HMRC set to investigate furlough fraud

HMRC set to investigate furlough fraud - Jacobs Allen

Are your accounts in order? HMRC paused tax investigations during the peak of the Covid-19 crisis but now they are resuming and they will be looking into misuse of the furlough scheme and self-employed income support scheme. There have been over 3,000 reports to the HMRC fraud online service just about the furlough scheme.

HMRC will be checking whether staff who businesses furloughed appeared on real-time information reports before March 19, 2020 and whether those staff did work during furlough. Meanwhile, self-employed workers who claimed support may be checked to confirm whether or not they meet the eligibility criteria.

They will, when an amendment to Finance Bill 2020 is passed, look to recover any grants wrongfully claimed via the coronavirus support schemes.

Claimants who have wrongfully claimed government support during the pandemic will have 30 days to admit their mistake before penalties are issued. These penalties will be treated as based on deliberate behaviour given the warning and adequate time for reporting errors.
If you are investigated it is likely this could trigger a full probe of your accounts, which could be particularly disruptive in the current climate.

While we at Jacobs Allen Chartered Accountants and Chartered Tax Advisers encourage our clients to ensure their accounts are always up to date and in order, we understand that sometimes best practice can slip. If this has been the case, now could be the right time for us to help you get your affairs in order before they are thrown into the spotlight.

What triggers an investigation?

Whilst HMRC is putting a spotlight on misuse of the coronavirus support schemes, there are other causes of enquiries that could be completely beyond your control. Sometimes a business, or an individual, is selected at random or it might be that you operate in a sector that’s come under scrutiny. HMRC also target those who have inconsistencies within their tax returns or routinely file late.

What does a tax investigation involve?

There are three types of investigation that HMRC can conduct and whichever level of probe, you can expect HMRC to examine some or all of the level of tax you pay, your self-assessment return, business and personal accounts and your PAYE or VAT records.

What will happen?

HMRC will either contact you direct or us as your accountants, and give you 30 days to respond to their request for information. If you are aware you have made an error in your reporting, we would encourage you to admit it as soon as possible because they will take into account your honesty when determining your fine. This could also reduce the length of time the investigation will take, which is important as they can be very disruptive to your day to day business as well as adding additional stress.

Investigators may visit your place of business or your home if that is where business records are kept, and we would strongly recommend you invite us along to support you at this stage.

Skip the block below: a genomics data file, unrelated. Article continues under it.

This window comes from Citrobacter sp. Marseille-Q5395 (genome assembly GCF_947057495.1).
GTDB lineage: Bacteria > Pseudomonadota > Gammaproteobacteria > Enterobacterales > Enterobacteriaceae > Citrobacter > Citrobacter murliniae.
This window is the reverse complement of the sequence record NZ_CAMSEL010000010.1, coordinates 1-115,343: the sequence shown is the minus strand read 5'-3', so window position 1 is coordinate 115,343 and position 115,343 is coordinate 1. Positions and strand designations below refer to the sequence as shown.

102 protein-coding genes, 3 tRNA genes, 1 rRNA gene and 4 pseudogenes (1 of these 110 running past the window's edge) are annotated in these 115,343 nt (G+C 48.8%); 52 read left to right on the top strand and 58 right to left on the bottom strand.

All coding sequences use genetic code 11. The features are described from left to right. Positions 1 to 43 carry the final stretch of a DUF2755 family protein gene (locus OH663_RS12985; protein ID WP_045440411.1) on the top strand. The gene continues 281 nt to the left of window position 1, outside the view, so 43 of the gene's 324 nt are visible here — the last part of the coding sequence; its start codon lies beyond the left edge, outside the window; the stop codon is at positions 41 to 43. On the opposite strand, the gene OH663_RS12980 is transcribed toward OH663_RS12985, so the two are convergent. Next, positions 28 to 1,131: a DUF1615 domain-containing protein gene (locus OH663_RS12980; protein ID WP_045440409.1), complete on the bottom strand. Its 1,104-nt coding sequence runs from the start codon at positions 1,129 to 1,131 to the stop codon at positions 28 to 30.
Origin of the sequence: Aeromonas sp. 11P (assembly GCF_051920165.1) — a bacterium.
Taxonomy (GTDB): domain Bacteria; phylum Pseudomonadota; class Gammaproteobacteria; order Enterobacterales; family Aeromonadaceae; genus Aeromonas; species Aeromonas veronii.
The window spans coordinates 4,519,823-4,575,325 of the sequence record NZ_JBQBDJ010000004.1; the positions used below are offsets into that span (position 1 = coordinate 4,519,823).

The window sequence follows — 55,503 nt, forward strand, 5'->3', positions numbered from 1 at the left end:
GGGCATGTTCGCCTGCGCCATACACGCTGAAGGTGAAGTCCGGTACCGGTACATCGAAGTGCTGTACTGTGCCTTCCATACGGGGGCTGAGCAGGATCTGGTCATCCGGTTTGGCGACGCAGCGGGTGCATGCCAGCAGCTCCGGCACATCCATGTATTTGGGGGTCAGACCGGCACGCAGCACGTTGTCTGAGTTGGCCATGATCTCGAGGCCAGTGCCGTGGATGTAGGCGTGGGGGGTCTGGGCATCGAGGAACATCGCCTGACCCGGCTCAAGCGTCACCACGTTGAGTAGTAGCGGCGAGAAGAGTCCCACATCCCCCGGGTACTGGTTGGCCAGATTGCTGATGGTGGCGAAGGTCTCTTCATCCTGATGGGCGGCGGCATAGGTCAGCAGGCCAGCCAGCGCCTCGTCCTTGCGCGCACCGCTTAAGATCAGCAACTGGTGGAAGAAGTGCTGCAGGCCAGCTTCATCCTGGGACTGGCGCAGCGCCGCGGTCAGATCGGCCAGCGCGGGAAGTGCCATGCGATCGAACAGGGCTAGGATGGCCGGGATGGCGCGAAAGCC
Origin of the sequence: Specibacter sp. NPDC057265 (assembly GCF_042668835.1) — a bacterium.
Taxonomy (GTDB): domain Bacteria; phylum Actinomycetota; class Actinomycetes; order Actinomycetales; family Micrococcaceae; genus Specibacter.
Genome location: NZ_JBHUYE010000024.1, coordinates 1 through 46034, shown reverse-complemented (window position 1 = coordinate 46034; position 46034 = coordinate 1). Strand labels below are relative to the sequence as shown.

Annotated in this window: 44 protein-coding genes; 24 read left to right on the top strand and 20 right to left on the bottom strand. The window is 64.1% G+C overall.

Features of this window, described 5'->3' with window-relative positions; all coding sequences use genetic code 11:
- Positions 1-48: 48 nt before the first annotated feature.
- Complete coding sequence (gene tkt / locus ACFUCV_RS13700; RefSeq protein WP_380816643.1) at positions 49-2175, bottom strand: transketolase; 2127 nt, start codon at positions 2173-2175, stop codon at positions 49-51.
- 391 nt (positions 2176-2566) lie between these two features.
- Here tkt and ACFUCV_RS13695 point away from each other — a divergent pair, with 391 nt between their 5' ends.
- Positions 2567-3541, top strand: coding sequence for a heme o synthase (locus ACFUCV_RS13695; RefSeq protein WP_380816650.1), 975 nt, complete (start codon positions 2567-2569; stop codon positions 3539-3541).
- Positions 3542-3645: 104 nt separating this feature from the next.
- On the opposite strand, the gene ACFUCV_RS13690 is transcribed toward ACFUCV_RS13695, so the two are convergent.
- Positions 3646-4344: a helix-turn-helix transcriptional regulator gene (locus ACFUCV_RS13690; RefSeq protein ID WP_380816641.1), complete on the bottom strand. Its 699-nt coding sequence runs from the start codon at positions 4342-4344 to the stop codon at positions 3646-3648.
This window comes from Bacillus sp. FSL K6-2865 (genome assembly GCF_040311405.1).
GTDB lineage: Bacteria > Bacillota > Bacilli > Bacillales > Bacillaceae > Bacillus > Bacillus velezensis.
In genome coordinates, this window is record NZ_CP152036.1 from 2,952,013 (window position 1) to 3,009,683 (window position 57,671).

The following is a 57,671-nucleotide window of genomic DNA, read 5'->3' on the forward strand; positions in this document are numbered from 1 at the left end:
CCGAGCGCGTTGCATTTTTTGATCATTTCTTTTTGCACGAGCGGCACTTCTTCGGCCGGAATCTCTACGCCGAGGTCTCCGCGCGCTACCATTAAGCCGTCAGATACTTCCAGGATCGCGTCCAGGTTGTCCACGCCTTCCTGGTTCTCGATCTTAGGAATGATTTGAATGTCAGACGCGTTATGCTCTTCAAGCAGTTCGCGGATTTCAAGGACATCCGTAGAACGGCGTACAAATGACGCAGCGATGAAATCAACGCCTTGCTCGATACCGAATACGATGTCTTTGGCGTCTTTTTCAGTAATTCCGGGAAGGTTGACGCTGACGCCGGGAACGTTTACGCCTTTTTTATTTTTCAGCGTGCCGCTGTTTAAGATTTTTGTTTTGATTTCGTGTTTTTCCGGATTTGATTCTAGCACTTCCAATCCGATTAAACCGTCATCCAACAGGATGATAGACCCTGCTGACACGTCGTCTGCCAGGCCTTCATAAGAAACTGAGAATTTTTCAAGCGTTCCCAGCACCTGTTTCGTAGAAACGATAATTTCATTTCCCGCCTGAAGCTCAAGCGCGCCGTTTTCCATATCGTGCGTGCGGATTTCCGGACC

At the end of a tax investigation, HMRC will tell you whether they believe you have underpaid or overpaid tax, and notify you about any penalties due. If we are involved, we will have provided information to HMRC according to their entitlement, agreed any amount and negotiated an appropriate penalty amount if that is relevant with them.

How far back will they be looking?

If HMRC believe an error has been made innocently or they are looking into a VAT case they can look back at up to the past four years of accounts, but this increases to six years if the investigation is due to careless behaviour.

However, it is important to know, for cases of deliberate tax evasion, HMRC can look into records going back as far as 20 years.

How much will I be fined if I have miscalculated my tax payments?

Should HMRC discover that you have understated or misrepresented your income in order to minimise your tax liability then you can expect to face a penalty and the level will vary depending on whether or not the error was deliberate, whether you notified HMRC and how long ago the error was made.

If the error was made because of what HMRC calls a ‘lack of reasonable care’ the penalty could be up to 30% of the extra tax due while deliberate and unconcealed errors can result in fines of between 20% and 70% of the extra tax due. If the error was both deliberate and concealed – in that you took steps to hide it rather than owning up to it – the penalty will be between 30% and 100% of the extra tax due.

It’s possible to reduce the penalty by cooperating, telling HMRC about any errors, helping to work out what extra tax is due, and providing access to your tax and accounting information.

Contractual disclosure facility

Where the revenue suspects an individual has committed tax fraud they may offer a chance to admit to the errors through a contractual disclosure facility. This provides immunity from prosecution for tax offences, in return for a full admission of the tax you have not paid. This only applies where tax has been avoided through deliberate conduct – it’s not for those who are disclosing accidental errors, so make sure you fully understand what the contract entails before you respond.

If you have any concerns about your accounting and tax payments, speak to us now so we can help you address the issues before a probe is launched.

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